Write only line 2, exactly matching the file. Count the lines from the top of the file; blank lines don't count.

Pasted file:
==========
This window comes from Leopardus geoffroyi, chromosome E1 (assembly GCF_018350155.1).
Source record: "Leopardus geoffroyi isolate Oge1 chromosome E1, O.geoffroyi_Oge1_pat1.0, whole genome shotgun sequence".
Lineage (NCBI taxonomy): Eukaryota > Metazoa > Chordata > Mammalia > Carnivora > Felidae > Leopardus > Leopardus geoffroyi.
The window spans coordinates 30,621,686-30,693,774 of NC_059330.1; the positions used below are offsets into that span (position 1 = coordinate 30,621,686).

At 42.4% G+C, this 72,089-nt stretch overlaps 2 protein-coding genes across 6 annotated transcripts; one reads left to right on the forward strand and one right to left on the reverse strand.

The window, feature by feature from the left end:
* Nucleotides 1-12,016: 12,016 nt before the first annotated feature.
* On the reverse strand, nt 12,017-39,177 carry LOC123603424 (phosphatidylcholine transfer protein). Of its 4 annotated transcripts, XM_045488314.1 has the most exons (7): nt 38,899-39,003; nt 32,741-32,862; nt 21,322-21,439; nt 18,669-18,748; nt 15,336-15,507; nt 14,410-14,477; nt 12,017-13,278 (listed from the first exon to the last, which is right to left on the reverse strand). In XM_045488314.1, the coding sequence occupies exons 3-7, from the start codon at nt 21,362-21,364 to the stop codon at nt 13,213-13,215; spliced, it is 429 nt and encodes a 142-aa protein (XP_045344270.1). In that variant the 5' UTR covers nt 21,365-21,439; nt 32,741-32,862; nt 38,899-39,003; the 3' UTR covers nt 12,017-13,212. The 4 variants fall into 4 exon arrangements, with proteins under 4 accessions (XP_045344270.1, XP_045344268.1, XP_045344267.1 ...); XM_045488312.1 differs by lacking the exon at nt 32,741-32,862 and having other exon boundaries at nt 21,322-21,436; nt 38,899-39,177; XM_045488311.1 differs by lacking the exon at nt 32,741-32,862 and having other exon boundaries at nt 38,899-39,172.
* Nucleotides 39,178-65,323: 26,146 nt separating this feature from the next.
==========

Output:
Source record: "Leopardus geoffroyi isolate Oge1 chromosome E1, O.geoffroyi_Oge1_pat1.0, whole genome shotgun sequence".